As we passed the first anniversary of the war in Ukraine, we all wondered if Russia intended to mark the event with something outrageous. A new spring offensive is expected when the weather improves, but with both sides dug into well-prepared positions, a continuing stalemate is likely. After all, Russia occupied the eastern areas of Ukraine in 2014 and they have failed to make a big push Eastwards since, so why would they now? Especially as Ukraine is much stronger now, thanks to the tactical weapons supplied by the West.

I’m sorry to say that all this is still very relevant to our grain trade. As I reported last month, we got back to price levels that were less than they were when the war started a year ago. Since then our wheat futures have regained about £20 per tonne and the world trade has carried on regardless of the war. 

Russia has continued to export the cheapest wheat in the world at around four million tonnes per month using all of its ports, not just those involved with the safe corridor, but the exports using the corridor have fallen away since the corridor re-opened in November. 

Whereas it used to take two days for a big boat to be inspected on the way in and out of the corridor, it’s now taking 30 days. With insurers withdrawing marine and war risk cover, it’s not surprising that Black Sea wheat is not so attractive. As I said last time, the UK is becoming a much safer supply option, certainly for destinations like Spain, Italy and Holland. This further reinforces my view that if we carry on exporting feed wheat at current rates we could run out in April or May. Of course we no longer know for sure what the UK export figures really are, but then do we even know what we started with?

We are still very early in the 2023 crop cycle. It will be six to eight weeks before most of the northern hemisphere crops emerge from winter. The now almost usual ‘Polar vortexes’ may have meant more winter kill on crops in Russia and Ukraine, lacking snow cover, but make no mistake, the war has meant that Ukraine has planted even less than its already much reduced 2022 crop.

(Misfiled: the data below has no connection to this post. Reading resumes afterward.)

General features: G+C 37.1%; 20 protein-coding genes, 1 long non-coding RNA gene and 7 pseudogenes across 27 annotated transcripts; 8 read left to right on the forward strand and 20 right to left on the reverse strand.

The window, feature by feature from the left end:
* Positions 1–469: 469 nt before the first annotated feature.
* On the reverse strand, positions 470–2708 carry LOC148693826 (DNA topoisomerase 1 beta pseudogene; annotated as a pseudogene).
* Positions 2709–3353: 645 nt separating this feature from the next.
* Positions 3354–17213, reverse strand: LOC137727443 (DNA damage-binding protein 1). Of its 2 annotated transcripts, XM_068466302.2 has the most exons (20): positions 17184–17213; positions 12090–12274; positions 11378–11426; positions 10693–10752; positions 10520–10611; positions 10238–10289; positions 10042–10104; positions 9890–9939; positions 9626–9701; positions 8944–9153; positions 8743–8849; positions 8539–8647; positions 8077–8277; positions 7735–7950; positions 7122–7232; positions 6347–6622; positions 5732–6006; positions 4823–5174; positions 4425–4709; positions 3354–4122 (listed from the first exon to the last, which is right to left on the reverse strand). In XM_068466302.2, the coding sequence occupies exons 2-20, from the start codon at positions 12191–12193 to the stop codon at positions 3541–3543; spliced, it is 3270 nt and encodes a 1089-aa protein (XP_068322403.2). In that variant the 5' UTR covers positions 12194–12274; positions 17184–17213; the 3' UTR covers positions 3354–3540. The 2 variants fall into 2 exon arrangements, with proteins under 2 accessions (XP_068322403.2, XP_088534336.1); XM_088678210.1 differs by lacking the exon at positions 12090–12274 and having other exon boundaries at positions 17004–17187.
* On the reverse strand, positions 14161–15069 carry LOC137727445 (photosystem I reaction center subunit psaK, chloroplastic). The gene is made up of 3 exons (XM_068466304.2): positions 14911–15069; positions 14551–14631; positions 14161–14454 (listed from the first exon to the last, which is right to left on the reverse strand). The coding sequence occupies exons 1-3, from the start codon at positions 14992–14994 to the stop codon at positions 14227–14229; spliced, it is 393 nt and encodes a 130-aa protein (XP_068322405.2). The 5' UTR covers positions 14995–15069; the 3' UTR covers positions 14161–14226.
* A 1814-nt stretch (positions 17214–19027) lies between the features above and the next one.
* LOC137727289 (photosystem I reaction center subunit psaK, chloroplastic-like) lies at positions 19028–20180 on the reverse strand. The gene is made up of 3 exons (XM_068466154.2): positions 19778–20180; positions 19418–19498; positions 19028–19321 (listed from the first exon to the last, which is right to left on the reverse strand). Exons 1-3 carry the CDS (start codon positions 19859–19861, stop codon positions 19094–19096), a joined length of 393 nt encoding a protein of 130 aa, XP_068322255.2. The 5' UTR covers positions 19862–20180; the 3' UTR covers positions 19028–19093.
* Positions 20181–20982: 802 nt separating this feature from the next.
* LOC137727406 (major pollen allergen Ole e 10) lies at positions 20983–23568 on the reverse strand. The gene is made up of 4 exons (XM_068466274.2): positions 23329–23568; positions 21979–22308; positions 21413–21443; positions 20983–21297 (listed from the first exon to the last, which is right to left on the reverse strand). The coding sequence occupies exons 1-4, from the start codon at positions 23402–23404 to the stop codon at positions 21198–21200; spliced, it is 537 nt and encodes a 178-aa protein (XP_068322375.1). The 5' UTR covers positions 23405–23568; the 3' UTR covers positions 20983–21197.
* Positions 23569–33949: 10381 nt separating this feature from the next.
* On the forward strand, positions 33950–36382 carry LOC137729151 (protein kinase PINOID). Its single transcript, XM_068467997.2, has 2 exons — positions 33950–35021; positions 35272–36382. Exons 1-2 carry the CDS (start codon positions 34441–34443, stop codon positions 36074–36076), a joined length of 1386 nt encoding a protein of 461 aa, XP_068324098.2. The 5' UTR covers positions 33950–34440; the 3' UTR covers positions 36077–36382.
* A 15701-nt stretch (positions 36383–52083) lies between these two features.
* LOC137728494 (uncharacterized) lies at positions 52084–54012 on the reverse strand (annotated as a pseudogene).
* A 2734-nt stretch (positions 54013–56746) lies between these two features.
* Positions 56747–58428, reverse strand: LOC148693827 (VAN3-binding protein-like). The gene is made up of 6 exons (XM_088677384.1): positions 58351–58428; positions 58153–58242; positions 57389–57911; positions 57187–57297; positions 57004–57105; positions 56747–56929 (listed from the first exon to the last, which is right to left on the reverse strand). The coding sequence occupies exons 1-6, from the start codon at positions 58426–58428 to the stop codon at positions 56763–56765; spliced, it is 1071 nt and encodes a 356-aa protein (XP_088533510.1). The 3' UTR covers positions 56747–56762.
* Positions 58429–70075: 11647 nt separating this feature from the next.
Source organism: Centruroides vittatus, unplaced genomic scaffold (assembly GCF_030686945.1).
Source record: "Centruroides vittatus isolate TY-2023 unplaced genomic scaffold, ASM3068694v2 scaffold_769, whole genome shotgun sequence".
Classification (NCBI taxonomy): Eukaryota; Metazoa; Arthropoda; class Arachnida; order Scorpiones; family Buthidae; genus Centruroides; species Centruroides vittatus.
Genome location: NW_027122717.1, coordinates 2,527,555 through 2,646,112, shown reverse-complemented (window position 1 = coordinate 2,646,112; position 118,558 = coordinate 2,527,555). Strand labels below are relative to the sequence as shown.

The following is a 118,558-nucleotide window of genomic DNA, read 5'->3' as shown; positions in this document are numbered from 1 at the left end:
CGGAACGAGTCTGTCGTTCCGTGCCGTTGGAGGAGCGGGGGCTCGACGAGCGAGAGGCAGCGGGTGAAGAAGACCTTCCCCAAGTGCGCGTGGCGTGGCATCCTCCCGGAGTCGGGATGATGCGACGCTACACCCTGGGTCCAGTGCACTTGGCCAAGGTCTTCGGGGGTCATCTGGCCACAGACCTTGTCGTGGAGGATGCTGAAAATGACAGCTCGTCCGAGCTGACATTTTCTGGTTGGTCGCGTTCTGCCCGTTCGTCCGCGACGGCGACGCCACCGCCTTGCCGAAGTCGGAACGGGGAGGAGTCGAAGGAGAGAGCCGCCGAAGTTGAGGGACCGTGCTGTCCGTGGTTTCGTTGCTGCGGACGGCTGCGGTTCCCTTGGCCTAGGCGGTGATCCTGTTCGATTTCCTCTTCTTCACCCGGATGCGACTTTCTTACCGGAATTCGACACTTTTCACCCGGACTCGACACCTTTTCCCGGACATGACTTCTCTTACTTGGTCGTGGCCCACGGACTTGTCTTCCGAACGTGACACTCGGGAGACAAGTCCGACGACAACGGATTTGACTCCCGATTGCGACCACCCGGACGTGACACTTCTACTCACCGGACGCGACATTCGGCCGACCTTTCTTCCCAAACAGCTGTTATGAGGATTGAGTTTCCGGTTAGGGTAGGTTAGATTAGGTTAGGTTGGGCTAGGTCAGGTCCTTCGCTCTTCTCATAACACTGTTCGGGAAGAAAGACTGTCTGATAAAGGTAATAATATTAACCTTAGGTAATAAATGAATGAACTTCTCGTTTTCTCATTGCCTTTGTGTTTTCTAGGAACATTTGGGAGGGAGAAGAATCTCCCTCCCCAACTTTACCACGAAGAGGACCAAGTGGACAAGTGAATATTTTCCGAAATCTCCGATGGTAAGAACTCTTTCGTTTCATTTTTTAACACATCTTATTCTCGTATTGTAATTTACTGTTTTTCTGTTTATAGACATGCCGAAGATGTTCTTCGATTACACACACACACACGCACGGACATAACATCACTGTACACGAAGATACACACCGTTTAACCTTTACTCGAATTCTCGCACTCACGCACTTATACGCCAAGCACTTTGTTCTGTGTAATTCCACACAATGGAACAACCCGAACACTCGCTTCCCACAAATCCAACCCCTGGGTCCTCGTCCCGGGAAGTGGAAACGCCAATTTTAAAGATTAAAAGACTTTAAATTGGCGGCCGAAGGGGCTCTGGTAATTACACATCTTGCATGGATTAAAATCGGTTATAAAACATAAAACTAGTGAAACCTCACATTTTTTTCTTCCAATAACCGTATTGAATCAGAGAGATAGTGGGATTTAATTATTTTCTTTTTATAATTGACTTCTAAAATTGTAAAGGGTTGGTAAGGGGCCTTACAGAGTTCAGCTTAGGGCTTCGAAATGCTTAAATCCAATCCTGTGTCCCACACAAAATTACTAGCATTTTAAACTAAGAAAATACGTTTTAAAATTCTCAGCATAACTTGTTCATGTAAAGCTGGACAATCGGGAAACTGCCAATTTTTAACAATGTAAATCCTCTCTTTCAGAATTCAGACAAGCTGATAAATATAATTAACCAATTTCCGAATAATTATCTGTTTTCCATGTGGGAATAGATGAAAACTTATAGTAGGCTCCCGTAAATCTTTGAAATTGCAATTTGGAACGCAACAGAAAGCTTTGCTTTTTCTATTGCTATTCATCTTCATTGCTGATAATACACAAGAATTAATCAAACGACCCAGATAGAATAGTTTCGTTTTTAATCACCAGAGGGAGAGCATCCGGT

When you examine its main grain producing areas, they are mainly in the east and south, bordering the main conflict zones, so any new offensive will make it very difficult for its large spring crop to be planted safely. I have previously highlighted the huge short wheat position taken by the hedge funds on the Chicago futures. It was 10 million tonnes; well recently they reduced that to six million tonnes short. Of course, that spiked the market, as it will when they have to buy back the rest. There is evidence that they are seeking to roll some of their short from old to new crop positions.

If any of the potential crop issues I have identified over the past three months materialise, that could be a very bad move. Weak sterling continues to assist our exports, especially as most of our wheat is being sold in Euros. UK barley remains a problem and an enigma. Even as wheat has improved in the past month, barley has gone the other way, widening the gap. 

The Agriculture and Horticulture Development Board suggests that we started with a million tonne surplus, with about half of that exported by the end of December. That leaves a lot to liquidate before the new crop in July, as the largest exporter of malting barley, Openfield, has played its part, but even that market has ceased as we are much dearer than Denmark, which, like us, has a large surplus still to shift. The best hope is that when feed wheat increases in price, the greater differential to wheat will mean compounders switch back to including more barley.

On the plus side post Covid-19, China is beginning to wake up again. Its monthly soya imports have rocketed in the past two months. In December it imported 11 million tonnes; that’s 183 Panamax size boats! Their pork consumption is at a four-year high. Although the UK has no trading protocols with China, we could certainly do with them coming in to buy some big chunks of world barley.

It is ironic that Germany is reluctant to send its main battle tanks to help Ukraine. They were not so particular when their Panzers invaded Ukraine and Russia during operation Barbarossa in 1941!